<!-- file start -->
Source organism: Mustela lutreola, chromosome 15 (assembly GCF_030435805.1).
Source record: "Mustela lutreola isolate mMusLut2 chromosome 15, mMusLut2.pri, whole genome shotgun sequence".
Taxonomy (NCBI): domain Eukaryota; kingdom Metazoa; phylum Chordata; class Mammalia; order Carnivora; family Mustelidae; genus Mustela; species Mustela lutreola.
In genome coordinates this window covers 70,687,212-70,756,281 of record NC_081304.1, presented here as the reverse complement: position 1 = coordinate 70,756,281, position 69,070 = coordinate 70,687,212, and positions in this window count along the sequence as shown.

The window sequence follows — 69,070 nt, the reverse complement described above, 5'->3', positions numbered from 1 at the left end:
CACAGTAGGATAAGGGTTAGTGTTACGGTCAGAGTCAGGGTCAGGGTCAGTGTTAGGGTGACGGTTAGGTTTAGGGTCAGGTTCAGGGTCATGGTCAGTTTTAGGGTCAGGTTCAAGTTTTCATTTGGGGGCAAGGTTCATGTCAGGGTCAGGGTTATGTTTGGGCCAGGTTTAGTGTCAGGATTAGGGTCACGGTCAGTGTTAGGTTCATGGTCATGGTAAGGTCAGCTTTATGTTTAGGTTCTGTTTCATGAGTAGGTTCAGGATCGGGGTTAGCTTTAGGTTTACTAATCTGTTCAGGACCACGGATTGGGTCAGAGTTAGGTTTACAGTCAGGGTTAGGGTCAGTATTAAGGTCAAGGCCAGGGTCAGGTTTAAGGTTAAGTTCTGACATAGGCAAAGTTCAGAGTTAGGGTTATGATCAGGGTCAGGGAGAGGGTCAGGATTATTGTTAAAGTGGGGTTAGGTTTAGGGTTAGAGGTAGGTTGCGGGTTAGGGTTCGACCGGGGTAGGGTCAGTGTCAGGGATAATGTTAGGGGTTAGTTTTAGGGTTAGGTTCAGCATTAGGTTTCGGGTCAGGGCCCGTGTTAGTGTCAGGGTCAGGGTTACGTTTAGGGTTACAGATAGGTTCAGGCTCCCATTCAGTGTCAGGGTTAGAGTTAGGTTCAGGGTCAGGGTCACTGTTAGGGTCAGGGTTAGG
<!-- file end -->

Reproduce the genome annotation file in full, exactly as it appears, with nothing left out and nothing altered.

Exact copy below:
Source organism: Mustela lutreola, chromosome 15 (assembly GCF_030435805.1).
Source record: "Mustela lutreola isolate mMusLut2 chromosome 15, mMusLut2.pri, whole genome shotgun sequence".
Taxonomy (NCBI): domain Eukaryota; kingdom Metazoa; phylum Chordata; class Mammalia; order Carnivora; family Mustelidae; genus Mustela; species Mustela lutreola.
In genome coordinates this window covers 70,687,212-70,756,281 of record NC_081304.1, presented here as the reverse complement: position 1 = coordinate 70,756,281, position 69,070 = coordinate 70,687,212, and positions in this window count along the sequence as shown.

The window sequence follows — 69,070 nt, the reverse complement described above, 5'->3', positions numbered from 1 at the left end:
CACAGTAGGATAAGGGTTAGTGTTACGGTCAGAGTCAGGGTCAGGGTCAGTGTTAGGGTGACGGTTAGGTTTAGGGTCAGGTTCAGGGTCATGGTCAGTTTTAGGGTCAGGTTCAAGTTTTCATTTGGGGGCAAGGTTCATGTCAGGGTCAGGGTTATGTTTGGGCCAGGTTTAGTGTCAGGATTAGGGTCACGGTCAGTGTTAGGTTCATGGTCATGGTAAGGTCAGCTTTATGTTTAGGTTCTGTTTCATGAGTAGGTTCAGGATCGGGGTTAGCTTTAGGTTTACTAATCTGTTCAGGACCACGGATTGGGTCAGAGTTAGGTTTACAGTCAGGGTTAGGGTCAGTATTAAGGTCAAGGCCAGGGTCAGGTTTAAGGTTAAGTTCTGACATAGGCAAAGTTCAGAGTTAGGGTTATGATCAGGGTCAGGGAGAGGGTCAGGATTATTGTTAAAGTGGGGTTAGGTTTAGGGTTAGAGGTAGGTTGCGGGTTAGGGTTCGACCGGGGTAGGGTCAGTGTCAGGGATAATGTTAGGGGTTAGTTTTAGGGTTAGGTTCAGCATTAGGTTTCGGGTCAGGGCCCGTGTTAGTGTCAGGGTCAGGGTTACGTTTAGGGTTACAGATAGGTTCAGGCTCCCATTCAGTGTCAGGGTTAGAGTTAGGTTCAGGGTCAGGGTCACTGTTAGGGTCAGGGTTAGG